The number of fans and VIPs in the paddock in last year’s race at the Autodromo Hermanos Rodriguez led to security issues, with spectators crowding hospitality units and accosting drivers.
Alpine’s Pierre Gasly noticed somebody had opened his backpack, while some of his peers had also flagged that the number of paddock dwellers had been out of control.
Gasly raised the issue again at the Italian Grand Prix, where random people had been knocking on his door inside the Alpine hospitality.
While F1 has worked to make the series more accessible, at certain races overcrowding has had the opposite effect of drivers being forced to actively avoid the paddock in order to be able to move around.
The Mexican Grand Prix organisers have now heeded the drivers’ calls and have worked with F1 to reduce the number of people roaming the paddock for this weekend’s race.
“We have been working hand in hand with Formula 1 to see how we can reduce the requests,” said the race’s marketing director Rodrigo Sanchez.
“There are a lot of requests from teams and sponsors that are coming in and we have to find a way to keep those lists as small as possible, so that we can have a much more comfortable environment in the paddock.”
The organisers have also put together a marketing campaign to call on spectators to show more respect to drivers and impress on them that the paddock is a working area first and foremost.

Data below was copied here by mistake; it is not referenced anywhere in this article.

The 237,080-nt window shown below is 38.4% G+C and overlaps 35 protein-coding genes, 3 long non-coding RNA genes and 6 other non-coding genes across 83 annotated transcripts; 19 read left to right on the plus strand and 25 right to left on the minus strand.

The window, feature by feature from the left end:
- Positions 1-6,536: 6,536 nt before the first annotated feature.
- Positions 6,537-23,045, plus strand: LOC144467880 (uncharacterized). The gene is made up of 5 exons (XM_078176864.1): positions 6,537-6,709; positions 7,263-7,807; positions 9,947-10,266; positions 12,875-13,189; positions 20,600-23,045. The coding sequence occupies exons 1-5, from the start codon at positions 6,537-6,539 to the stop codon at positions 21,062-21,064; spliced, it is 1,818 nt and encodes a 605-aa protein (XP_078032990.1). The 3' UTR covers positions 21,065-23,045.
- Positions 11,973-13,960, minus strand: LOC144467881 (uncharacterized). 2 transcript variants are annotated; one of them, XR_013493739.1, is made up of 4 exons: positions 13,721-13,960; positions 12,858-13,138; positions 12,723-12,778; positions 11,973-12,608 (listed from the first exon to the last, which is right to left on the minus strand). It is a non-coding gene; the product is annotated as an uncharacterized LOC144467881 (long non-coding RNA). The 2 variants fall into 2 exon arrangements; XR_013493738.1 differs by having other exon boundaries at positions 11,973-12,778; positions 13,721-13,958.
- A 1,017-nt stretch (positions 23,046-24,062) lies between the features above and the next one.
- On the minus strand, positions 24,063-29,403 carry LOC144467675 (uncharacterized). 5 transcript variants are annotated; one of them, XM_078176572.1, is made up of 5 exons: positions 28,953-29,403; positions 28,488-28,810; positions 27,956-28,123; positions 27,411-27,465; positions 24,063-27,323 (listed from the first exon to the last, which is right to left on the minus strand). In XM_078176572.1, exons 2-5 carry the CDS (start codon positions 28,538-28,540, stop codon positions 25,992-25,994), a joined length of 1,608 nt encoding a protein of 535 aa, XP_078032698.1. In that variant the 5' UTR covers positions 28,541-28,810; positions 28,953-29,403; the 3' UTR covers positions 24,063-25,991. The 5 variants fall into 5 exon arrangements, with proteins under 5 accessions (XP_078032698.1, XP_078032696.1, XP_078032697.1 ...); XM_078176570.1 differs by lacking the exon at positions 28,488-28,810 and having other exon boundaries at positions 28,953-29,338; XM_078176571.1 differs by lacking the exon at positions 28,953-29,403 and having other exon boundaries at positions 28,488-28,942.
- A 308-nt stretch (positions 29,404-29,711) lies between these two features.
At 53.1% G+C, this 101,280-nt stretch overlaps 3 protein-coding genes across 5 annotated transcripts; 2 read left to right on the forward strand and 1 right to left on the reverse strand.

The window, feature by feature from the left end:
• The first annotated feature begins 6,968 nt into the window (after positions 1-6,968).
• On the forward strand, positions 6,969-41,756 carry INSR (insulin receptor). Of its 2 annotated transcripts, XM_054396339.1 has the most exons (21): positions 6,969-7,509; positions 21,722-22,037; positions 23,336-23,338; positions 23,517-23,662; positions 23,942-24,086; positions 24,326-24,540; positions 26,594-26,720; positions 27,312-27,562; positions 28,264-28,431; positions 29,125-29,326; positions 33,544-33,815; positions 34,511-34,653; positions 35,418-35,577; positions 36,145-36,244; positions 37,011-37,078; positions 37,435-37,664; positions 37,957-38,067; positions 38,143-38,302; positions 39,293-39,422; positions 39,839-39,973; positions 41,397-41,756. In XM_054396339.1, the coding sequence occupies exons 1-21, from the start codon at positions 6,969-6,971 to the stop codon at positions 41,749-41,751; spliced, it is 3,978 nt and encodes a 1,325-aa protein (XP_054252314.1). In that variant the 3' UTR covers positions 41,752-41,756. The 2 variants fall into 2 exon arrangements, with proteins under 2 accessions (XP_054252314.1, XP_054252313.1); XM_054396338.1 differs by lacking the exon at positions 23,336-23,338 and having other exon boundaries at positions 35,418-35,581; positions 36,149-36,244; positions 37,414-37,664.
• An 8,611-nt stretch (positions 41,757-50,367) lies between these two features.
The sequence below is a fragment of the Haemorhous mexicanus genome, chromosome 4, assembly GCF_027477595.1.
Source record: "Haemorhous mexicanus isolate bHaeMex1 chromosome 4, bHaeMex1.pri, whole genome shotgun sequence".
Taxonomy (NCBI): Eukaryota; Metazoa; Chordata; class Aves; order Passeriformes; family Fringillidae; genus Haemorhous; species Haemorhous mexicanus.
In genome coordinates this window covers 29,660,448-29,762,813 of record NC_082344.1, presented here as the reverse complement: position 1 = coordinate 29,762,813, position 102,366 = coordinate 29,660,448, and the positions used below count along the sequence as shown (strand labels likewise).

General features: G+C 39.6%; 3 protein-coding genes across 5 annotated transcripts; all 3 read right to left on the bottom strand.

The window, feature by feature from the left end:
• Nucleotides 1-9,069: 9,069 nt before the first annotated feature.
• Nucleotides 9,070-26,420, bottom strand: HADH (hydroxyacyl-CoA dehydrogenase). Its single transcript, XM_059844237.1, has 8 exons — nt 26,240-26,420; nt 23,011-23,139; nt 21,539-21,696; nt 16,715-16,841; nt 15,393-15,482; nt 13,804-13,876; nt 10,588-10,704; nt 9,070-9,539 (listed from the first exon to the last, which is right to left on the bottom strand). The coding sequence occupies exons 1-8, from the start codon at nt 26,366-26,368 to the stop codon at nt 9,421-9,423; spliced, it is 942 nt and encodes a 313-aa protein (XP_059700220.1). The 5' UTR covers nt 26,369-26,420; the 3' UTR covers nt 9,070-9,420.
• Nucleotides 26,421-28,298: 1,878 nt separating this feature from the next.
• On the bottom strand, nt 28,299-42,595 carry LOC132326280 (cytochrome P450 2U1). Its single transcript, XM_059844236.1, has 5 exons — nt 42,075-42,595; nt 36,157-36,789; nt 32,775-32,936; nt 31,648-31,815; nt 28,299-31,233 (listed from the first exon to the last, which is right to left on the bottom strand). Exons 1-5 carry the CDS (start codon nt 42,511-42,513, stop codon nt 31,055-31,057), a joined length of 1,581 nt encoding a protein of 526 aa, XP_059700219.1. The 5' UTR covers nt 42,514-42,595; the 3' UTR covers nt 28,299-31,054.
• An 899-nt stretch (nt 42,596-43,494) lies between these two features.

With huge billboards around the city fans are urged to leave the rivalries to the drivers on the track.
“The paddock is a working area for the drivers and for the teams,” Sanchez explained.
“Those few who have the privilege of being able to enter this restricted part of the racetrack, should know how to behave in a certain way and ask them to have an exemplary behaviour. Otherwise, the race cannot work.”
The measures come after home hero Sergio Perez’s team-mate Max Verstappen was booed at last weekend’s United States Grand Prix at Austin.
It is understood Red Bull has upped security to protect Verstappen and other key team members, a protocol that is also in place for the Dutchman’s home race in Zandvoort.
“We are using security as we always do and have worked with the promoter and F1 to ensure safety of team and public alike,” a statement from Red Bull read.